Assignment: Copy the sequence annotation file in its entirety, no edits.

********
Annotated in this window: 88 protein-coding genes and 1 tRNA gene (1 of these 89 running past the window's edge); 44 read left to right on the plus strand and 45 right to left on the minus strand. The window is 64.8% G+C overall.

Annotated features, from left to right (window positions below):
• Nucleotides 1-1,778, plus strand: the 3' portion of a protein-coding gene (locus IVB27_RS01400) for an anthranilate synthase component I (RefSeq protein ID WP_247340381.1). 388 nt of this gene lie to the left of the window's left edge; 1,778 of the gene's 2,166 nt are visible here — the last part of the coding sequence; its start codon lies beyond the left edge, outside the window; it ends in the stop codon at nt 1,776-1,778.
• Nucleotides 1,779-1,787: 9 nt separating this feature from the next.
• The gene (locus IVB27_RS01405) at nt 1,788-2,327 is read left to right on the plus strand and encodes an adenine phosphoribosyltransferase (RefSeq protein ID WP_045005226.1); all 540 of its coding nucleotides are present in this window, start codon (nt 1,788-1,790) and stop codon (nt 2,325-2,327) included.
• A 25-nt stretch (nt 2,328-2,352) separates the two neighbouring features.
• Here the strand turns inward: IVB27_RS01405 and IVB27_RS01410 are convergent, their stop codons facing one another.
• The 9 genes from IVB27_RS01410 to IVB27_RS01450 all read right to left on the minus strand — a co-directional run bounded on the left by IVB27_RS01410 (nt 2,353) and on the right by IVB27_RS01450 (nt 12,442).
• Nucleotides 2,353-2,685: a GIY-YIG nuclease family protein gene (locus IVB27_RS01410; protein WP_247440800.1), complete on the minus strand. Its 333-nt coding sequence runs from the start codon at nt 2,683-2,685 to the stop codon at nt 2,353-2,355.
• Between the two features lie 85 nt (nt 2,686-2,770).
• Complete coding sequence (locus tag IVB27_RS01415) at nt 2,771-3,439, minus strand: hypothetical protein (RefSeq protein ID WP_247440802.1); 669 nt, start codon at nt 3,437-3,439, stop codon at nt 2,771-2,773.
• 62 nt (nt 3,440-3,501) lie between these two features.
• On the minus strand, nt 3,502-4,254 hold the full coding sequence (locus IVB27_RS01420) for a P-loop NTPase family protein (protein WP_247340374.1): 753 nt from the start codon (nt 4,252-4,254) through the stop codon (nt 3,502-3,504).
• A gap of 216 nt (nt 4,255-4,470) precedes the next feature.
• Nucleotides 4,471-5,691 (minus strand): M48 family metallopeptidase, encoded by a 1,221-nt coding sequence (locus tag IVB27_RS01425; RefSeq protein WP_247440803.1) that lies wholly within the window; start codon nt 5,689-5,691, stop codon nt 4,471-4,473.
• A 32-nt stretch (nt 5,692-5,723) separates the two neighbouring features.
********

Annotated in this window: 88 protein-coding genes and 1 tRNA gene (1 of these 89 running past the window's edge); 44 read left to right on the plus strand and 45 right to left on the minus strand. The window is 64.8% G+C overall.

Annotated features, from left to right (window positions below):
• Nucleotides 1-1,778, plus strand: the 3' portion of a protein-coding gene (locus IVB27_RS01400) for an anthranilate synthase component I (RefSeq protein ID WP_247340381.1). 388 nt of this gene lie to the left of the window's left edge; 1,778 of the gene's 2,166 nt are visible here — the last part of the coding sequence; its start codon lies beyond the left edge, outside the window; it ends in the stop codon at nt 1,776-1,778.
• Nucleotides 1,779-1,787: 9 nt separating this feature from the next.
• The gene (locus IVB27_RS01405) at nt 1,788-2,327 is read left to right on the plus strand and encodes an adenine phosphoribosyltransferase (RefSeq protein ID WP_045005226.1); all 540 of its coding nucleotides are present in this window, start codon (nt 1,788-1,790) and stop codon (nt 2,325-2,327) included.
• A 25-nt stretch (nt 2,328-2,352) separates the two neighbouring features.
• Here the strand turns inward: IVB27_RS01405 and IVB27_RS01410 are convergent, their stop codons facing one another.
• The 9 genes from IVB27_RS01410 to IVB27_RS01450 all read right to left on the minus strand — a co-directional run bounded on the left by IVB27_RS01410 (nt 2,353) and on the right by IVB27_RS01450 (nt 12,442).
• Nucleotides 2,353-2,685: a GIY-YIG nuclease family protein gene (locus IVB27_RS01410; protein WP_247440800.1), complete on the minus strand. Its 333-nt coding sequence runs from the start codon at nt 2,683-2,685 to the stop codon at nt 2,353-2,355.
• Between the two features lie 85 nt (nt 2,686-2,770).
• Complete coding sequence (locus tag IVB27_RS01415) at nt 2,771-3,439, minus strand: hypothetical protein (RefSeq protein ID WP_247440802.1); 669 nt, start codon at nt 3,437-3,439, stop codon at nt 2,771-2,773.
• 62 nt (nt 3,440-3,501) lie between these two features.
• On the minus strand, nt 3,502-4,254 hold the full coding sequence (locus IVB27_RS01420) for a P-loop NTPase family protein (protein WP_247340374.1): 753 nt from the start codon (nt 4,252-4,254) through the stop codon (nt 3,502-3,504).
• A gap of 216 nt (nt 4,255-4,470) precedes the next feature.
• Nucleotides 4,471-5,691 (minus strand): M48 family metallopeptidase, encoded by a 1,221-nt coding sequence (locus tag IVB27_RS01425; RefSeq protein WP_247440803.1) that lies wholly within the window; start codon nt 5,689-5,691, stop codon nt 4,471-4,473.
• A 32-nt stretch (nt 5,692-5,723) separates the two neighbouring features.